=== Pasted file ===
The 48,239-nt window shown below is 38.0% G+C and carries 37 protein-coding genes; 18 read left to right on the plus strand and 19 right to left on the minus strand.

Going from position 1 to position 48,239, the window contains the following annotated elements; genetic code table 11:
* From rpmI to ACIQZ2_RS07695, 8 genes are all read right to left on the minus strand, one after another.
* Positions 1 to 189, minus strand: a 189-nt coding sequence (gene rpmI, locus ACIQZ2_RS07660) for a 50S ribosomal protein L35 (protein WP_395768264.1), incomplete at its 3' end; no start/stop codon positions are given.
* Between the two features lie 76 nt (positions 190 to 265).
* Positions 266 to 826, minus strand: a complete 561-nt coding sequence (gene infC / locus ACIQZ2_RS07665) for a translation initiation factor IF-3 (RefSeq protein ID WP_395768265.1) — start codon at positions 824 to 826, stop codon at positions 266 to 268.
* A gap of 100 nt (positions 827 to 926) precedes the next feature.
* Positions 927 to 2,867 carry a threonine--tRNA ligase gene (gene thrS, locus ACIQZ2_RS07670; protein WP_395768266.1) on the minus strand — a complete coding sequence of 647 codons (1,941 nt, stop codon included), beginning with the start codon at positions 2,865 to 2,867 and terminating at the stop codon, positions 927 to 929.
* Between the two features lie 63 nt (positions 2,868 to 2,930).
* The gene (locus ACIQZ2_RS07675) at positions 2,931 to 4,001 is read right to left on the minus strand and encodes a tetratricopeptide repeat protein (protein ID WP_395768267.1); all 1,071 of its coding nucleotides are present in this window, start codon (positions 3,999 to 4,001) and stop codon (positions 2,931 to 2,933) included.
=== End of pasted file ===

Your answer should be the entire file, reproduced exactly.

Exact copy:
The 48,239-nt window shown below is 38.0% G+C and carries 37 protein-coding genes; 18 read left to right on the plus strand and 19 right to left on the minus strand.

Going from position 1 to position 48,239, the window contains the following annotated elements; genetic code table 11:
* From rpmI to ACIQZ2_RS07695, 8 genes are all read right to left on the minus strand, one after another.
* Positions 1 to 189, minus strand: a 189-nt coding sequence (gene rpmI, locus ACIQZ2_RS07660) for a 50S ribosomal protein L35 (protein WP_395768264.1), incomplete at its 3' end; no start/stop codon positions are given.
* Between the two features lie 76 nt (positions 190 to 265).
* Positions 266 to 826, minus strand: a complete 561-nt coding sequence (gene infC / locus ACIQZ2_RS07665) for a translation initiation factor IF-3 (RefSeq protein ID WP_395768265.1) — start codon at positions 824 to 826, stop codon at positions 266 to 268.
* A gap of 100 nt (positions 827 to 926) precedes the next feature.
* Positions 927 to 2,867 carry a threonine--tRNA ligase gene (gene thrS, locus ACIQZ2_RS07670; protein WP_395768266.1) on the minus strand — a complete coding sequence of 647 codons (1,941 nt, stop codon included), beginning with the start codon at positions 2,865 to 2,867 and terminating at the stop codon, positions 927 to 929.
* Between the two features lie 63 nt (positions 2,868 to 2,930).
* The gene (locus ACIQZ2_RS07675) at positions 2,931 to 4,001 is read right to left on the minus strand and encodes a tetratricopeptide repeat protein (protein ID WP_395768267.1); all 1,071 of its coding nucleotides are present in this window, start codon (positions 3,999 to 4,001) and stop codon (positions 2,931 to 2,933) included.